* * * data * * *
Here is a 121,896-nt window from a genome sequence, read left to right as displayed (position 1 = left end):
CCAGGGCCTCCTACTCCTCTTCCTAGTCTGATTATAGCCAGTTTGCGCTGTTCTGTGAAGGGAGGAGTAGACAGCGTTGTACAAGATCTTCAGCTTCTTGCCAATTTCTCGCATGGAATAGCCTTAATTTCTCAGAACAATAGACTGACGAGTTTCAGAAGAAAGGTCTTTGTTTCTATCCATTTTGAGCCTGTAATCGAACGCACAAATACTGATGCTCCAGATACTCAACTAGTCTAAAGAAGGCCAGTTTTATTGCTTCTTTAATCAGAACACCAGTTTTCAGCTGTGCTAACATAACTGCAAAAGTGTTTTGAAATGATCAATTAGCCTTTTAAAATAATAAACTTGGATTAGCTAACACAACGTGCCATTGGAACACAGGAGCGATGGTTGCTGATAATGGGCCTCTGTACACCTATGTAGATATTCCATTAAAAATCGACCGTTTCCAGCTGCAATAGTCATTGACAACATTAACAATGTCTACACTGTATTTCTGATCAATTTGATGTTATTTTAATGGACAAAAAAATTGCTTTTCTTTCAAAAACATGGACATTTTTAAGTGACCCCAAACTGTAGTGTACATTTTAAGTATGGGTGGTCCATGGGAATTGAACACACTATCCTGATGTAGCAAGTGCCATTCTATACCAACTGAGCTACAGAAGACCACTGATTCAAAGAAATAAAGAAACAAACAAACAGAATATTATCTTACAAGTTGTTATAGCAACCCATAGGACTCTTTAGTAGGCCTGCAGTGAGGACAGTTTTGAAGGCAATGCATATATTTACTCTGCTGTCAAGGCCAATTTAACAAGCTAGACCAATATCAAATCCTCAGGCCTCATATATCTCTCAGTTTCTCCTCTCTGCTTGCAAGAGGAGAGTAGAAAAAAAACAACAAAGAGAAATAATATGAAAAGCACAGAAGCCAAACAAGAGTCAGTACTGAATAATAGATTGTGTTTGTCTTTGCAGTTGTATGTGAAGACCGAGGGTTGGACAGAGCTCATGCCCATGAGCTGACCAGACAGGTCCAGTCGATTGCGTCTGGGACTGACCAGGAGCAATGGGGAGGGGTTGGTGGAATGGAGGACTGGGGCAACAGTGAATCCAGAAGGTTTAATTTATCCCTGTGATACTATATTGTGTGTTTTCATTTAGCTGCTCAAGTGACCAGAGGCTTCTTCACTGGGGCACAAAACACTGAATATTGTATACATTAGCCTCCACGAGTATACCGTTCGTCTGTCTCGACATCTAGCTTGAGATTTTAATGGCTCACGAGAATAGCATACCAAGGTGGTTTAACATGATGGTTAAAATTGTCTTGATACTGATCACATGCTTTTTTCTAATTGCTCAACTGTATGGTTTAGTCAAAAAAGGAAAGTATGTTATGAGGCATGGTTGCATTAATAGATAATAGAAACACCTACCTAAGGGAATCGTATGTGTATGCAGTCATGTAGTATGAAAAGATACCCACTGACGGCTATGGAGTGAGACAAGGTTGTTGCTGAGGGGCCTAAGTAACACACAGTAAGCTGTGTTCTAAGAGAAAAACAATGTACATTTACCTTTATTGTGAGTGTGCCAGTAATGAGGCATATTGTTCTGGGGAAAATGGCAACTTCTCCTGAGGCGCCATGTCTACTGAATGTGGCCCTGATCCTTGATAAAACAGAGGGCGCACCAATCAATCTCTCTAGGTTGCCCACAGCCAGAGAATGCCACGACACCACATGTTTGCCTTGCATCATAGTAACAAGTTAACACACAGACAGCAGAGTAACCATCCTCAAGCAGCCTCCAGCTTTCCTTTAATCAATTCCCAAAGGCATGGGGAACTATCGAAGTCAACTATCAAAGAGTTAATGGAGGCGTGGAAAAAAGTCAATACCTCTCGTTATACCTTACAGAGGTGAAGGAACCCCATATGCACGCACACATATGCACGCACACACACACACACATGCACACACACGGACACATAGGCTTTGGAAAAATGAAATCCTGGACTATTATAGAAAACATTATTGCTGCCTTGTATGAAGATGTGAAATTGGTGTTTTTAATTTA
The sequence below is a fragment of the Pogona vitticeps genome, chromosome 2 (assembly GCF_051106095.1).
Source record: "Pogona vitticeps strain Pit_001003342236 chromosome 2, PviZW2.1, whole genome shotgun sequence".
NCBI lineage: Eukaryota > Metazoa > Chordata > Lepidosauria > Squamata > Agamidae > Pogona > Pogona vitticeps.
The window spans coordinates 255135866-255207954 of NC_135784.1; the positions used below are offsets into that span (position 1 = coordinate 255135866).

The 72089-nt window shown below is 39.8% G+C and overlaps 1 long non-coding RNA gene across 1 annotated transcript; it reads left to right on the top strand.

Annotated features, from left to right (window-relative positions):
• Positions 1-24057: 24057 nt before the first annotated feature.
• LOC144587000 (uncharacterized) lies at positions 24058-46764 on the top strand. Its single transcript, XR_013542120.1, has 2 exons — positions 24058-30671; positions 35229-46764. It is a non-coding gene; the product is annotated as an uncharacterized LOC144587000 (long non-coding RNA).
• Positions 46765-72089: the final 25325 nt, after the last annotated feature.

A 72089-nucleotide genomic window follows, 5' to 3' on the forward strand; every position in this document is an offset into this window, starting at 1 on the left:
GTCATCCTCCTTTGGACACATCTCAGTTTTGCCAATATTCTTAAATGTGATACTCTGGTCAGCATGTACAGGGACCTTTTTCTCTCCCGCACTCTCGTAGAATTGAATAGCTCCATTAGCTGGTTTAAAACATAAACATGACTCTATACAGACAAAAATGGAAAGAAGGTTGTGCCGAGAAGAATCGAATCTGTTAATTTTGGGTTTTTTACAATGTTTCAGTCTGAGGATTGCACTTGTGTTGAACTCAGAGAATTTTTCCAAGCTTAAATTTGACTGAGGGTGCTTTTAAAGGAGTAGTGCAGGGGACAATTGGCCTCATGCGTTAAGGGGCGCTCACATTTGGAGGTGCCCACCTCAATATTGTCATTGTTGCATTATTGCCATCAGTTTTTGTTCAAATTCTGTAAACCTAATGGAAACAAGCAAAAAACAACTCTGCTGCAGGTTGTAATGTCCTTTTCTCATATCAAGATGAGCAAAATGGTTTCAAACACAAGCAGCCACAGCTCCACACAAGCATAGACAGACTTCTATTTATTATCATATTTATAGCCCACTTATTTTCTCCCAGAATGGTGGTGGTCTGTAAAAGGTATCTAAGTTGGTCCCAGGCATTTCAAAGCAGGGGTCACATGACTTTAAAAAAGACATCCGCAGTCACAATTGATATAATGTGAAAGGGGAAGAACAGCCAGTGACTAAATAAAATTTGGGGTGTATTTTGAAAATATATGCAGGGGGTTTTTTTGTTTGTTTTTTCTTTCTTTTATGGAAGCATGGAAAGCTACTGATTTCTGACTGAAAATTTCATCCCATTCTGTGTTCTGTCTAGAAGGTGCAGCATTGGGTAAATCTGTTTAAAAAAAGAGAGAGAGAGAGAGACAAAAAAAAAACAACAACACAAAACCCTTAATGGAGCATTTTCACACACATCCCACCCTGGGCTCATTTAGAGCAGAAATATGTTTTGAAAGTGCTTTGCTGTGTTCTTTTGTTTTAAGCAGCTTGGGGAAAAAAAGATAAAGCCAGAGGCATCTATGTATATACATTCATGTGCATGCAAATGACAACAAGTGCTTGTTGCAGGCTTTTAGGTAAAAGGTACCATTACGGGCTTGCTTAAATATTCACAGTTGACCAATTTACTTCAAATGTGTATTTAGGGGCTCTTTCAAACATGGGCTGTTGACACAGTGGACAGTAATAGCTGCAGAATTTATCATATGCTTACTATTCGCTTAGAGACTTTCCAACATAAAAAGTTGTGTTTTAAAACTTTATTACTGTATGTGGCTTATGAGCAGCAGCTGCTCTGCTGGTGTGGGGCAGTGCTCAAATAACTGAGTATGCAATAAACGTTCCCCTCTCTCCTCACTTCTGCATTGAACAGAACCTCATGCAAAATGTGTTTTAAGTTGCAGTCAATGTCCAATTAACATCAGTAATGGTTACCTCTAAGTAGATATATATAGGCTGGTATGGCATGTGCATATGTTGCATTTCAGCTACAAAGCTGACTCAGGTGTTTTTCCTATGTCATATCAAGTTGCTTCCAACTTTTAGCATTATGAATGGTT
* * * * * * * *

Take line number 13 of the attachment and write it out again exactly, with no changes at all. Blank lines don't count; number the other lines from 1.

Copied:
GTCATCCTCCTTTGGACACATCTCAGTTTTGCCAATATTCTTAAATGTGATACTCTGGTCAGCATGTACAGGGACCTTTTTCTCTCCCGCACTCTCGTAGAATTGAATAGCTCCATTAGCTGGTTTAAAACATAAACATGACTCTATACAGACAAAAATGGAAAGAAGGTTGTGCCGAGAAGAATCGAATCTGTTAATTTTGGGTTTTTTACAATGTTTCAGTCTGAGGATTGCACTTGTGTTGAACTCAGAGAATTTTTCCAAGCTTAAATTTGACTGAGGGTGCTTTTAAAGGAGTAGTGCAGGGGACAATTGGCCTCATGCGTTAAGGGGCGCTCACATTTGGAGGTGCCCACCTCAATATTGTCATTGTTGCATTATTGCCATCAGTTTTTGTTCAAATTCTGTAAACCTAATGGAAACAAGCAAAAAACAACTCTGCTGCAGGTTGTAATGTCCTTTTCTCATATCAAGATGAGCAAAATGGTTTCAAACACAAGCAGCCACAGCTCCACACAAGCATAGACAGACTTCTATTTATTATCATATTTATAGCCCACTTATTTTCTCCCAGAATGGTGGTGGTCTGTAAAAGGTATCTAAGTTGGTCCCAGGCATTTCAAAGCAGGGGTCACATGACTTTAAAAAAGACATCCGCAGTCACAATTGATATAATGTGAAAGGGGAAGAACAGCCAGTGACTAAATAAAATTTGGGGTGTATTTTGAAAATATATGCAGGGGGTTTTTTTGTTTGTTTTTTCTTTCTTTTATGGAAGCATGGAAAGCTACTGATTTCTGACTGAAAATTTCATCCCATTCTGTGTTCTGTCTAGAAGGTGCAGCATTGGGTAAATCTGTTTAAAAAAAGAGAGAGAGAGAGAGACAAAAAAAAAACAACAACACAAAACCCTTAATGGAGCATTTTCACACACATCCCACCCTGGGCTCATTTAGAGCAGAAATATGTTTTGAAAGTGCTTTGCTGTGTTCTTTTGTTTTAAGCAGCTTGGGGAAAAAAAGATAAAGCCAGAGGCATCTATGTATATACATTCATGTGCATGCAAATGACAACAAGTGCTTGTTGCAGGCTTTTAGGTAAAAGGTACCATTACGGGCTTGCTTAAATATTCACAGTTGACCAATTTACTTCAAATGTGTATTTAGGGGCTCTTTCAAACATGGGCTGTTGACACAGTGGACAGTAATAGCTGCAGAATTTATCATATGCTTACTATTCGCTTAGAGACTTTCCAACATAAAAAGTTGTGTTTTAAAACTTTATTACTGTATGTGGCTTATGAGCAGCAGCTGCTCTGCTGGTGTGGGGCAGTGCTCAAATAACTGAGTATGCAATAAACGTTCCCCTCTCTCCTCACTTCTGCATTGAACAGAACCTCATGCAAAATGTGTTTTAAGTTGCAGTCAATGTCCAATTAACATCAGTAATGGTTACCTCTAAGTAGATATATATAGGCTGGTATGGCATGTGCATATGTTGCATTTCAGCTACAAAGCTGACTCAGGTGTTTTTCCTATGTCATATCAAGTTGCTTCCAACTTTTAGCATTATGAATGGTT